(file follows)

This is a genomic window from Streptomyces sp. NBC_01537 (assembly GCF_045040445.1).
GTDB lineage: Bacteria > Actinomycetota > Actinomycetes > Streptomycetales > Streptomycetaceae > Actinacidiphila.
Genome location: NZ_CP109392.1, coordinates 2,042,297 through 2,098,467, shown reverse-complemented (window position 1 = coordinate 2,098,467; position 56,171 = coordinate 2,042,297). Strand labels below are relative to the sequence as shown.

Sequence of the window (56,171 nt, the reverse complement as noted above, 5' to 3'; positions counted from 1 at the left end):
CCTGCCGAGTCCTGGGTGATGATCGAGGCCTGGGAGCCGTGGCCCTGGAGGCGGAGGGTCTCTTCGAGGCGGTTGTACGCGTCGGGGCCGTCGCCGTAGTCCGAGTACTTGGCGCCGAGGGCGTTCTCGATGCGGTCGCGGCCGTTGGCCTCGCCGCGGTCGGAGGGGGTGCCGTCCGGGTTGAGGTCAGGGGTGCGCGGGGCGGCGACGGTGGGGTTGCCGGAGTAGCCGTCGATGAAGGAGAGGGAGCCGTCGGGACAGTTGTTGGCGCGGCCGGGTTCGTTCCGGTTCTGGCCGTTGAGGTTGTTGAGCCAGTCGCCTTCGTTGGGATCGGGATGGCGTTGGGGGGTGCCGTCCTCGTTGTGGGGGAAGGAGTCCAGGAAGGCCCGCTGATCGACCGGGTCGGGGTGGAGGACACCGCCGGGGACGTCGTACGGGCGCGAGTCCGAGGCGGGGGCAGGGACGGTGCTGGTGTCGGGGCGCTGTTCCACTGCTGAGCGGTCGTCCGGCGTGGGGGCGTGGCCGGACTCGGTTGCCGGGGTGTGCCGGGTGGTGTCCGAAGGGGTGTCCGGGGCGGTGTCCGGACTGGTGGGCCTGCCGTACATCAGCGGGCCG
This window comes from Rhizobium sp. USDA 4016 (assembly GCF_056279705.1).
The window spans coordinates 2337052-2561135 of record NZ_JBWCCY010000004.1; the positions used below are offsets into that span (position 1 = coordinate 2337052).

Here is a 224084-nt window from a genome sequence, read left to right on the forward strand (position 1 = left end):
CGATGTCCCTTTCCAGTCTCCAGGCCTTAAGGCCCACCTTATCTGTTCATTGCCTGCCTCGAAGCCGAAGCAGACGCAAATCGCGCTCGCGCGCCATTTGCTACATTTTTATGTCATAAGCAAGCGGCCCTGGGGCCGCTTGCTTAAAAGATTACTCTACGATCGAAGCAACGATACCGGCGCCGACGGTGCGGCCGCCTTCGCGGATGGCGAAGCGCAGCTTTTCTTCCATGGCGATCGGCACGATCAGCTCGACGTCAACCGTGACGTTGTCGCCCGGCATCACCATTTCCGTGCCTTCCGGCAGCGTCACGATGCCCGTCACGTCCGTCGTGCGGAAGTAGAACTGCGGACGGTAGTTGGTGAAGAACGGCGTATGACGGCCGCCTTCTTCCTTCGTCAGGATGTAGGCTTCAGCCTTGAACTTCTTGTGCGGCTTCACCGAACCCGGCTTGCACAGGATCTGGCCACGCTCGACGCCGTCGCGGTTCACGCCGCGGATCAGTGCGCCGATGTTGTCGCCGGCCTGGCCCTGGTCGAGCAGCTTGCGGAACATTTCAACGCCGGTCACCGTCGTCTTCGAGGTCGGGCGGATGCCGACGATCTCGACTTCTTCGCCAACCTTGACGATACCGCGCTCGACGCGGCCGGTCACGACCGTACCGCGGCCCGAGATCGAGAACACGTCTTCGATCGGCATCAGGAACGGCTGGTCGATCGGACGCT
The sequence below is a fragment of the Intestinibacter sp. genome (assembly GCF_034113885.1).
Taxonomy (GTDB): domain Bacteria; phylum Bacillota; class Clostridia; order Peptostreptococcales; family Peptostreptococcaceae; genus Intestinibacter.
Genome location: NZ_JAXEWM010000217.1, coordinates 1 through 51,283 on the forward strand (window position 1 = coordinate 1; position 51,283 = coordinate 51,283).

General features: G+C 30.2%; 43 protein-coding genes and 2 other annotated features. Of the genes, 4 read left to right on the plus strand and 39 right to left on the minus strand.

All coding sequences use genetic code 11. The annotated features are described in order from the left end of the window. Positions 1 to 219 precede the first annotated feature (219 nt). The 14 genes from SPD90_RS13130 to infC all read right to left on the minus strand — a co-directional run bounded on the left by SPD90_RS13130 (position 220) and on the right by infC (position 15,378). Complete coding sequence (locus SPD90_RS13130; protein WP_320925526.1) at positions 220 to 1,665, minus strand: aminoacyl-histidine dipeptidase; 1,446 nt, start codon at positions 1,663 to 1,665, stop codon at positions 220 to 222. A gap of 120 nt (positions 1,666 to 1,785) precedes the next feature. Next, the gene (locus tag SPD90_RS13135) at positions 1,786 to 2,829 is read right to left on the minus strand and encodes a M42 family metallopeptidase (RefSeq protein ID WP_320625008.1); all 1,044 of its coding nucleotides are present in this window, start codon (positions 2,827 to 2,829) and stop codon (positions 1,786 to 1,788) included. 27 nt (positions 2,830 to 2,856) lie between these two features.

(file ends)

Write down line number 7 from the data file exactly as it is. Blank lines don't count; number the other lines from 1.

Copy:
The window spans coordinates 2337052-2561135 of record NZ_JBWCCY010000004.1; the positions used below are offsets into that span (position 1 = coordinate 2337052).